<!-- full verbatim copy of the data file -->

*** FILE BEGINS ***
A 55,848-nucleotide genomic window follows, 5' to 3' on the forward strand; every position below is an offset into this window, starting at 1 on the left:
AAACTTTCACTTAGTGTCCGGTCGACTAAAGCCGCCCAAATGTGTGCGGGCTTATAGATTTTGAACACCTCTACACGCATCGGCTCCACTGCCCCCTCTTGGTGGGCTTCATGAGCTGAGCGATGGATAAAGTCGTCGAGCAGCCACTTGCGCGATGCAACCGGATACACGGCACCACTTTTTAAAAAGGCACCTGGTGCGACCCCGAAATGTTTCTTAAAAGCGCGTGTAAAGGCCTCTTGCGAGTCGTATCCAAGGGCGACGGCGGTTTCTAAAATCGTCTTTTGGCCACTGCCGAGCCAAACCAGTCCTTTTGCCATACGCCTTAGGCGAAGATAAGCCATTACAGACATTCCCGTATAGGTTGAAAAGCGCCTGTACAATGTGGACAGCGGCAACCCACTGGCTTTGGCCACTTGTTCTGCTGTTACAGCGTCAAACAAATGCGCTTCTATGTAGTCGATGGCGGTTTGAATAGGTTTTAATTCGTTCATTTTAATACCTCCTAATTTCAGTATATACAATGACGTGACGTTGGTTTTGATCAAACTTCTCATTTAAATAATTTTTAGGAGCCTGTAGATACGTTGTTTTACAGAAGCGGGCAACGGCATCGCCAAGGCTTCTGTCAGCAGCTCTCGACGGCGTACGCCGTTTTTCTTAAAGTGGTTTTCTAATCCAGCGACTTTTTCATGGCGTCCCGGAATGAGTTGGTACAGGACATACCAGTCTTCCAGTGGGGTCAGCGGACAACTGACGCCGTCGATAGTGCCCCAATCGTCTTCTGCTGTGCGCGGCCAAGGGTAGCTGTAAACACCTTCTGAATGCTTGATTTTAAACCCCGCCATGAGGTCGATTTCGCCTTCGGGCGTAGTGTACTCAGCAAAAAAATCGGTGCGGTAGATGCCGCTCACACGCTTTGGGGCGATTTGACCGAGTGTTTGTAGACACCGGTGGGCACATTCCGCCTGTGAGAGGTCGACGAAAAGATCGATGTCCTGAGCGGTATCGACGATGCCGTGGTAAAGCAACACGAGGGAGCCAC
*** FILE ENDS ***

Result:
A 55,848-nucleotide genomic window follows, 5' to 3' on the forward strand; every position below is an offset into this window, starting at 1 on the left:
AAACTTTCACTTAGTGTCCGGTCGACTAAAGCCGCCCAAATGTGTGCGGGCTTATAGATTTTGAACACCTCTACACGCATCGGCTCCACTGCCCCCTCTTGGTGGGCTTCATGAGCTGAGCGATGGATAAAGTCGTCGAGCAGCCACTTGCGCGATGCAACCGGATACACGGCACCACTTTTTAAAAAGGCACCTGGTGCGACCCCGAAATGTTTCTTAAAAGCGCGTGTAAAGGCCTCTTGCGAGTCGTATCCAAGGGCGACGGCGGTTTCTAAAATCGTCTTTTGGCCACTGCCGAGCCAAACCAGTCCTTTTGCCATACGCCTTAGGCGAAGATAAGCCATTACAGACATTCCCGTATAGGTTGAAAAGCGCCTGTACAATGTGGACAGCGGCAACCCACTGGCTTTGGCCACTTGTTCTGCTGTTACAGCGTCAAACAAATGCGCTTCTATGTAGTCGATGGCGGTTTGAATAGGTTTTAATTCGTTCATTTTAATACCTCCTAATTTCAGTATATACAATGACGTGACGTTGGTTTTGATCAAACTTCTCATTTAAATAATTTTTAGGAGCCTGTAGATACGTTGTTTTACAGAAGCGGGCAACGGCATCGCCAAGGCTTCTGTCAGCAGCTCTCGACGGCGTACGCCGTTTTTCTTAAAGTGGTTTTCTAATCCAGCGACTTTTTCATGGCGTCCCGGAATGAGTTGGTACAGGACATACCAGTCTTCCAGTGGGGTCAGCGGACAACTGACGCCGTCGATAGTGCCCCAATCGTCTTCTGCTGTGCGCGGCCAAGGGTAGCTGTAAACACCTTCTGAATGCTTGATTTTAAACCCCGCCATGAGGTCGATTTCGCCTTCGGGCGTAGTGTACTCAGCAAAAAAATCGGTGCGGTAGATGCCGCTCACACGCTTTGGGGCGATTTGACCGAGTGTTTGTAGACACCGGTGGGCACATTCCGCCTGTGAGAGGTCGACGAAAAGATCGATGTCCTGAGCGGTATCGACGATGCCGTGGTAAAGCAACACGAGGGAGCCAC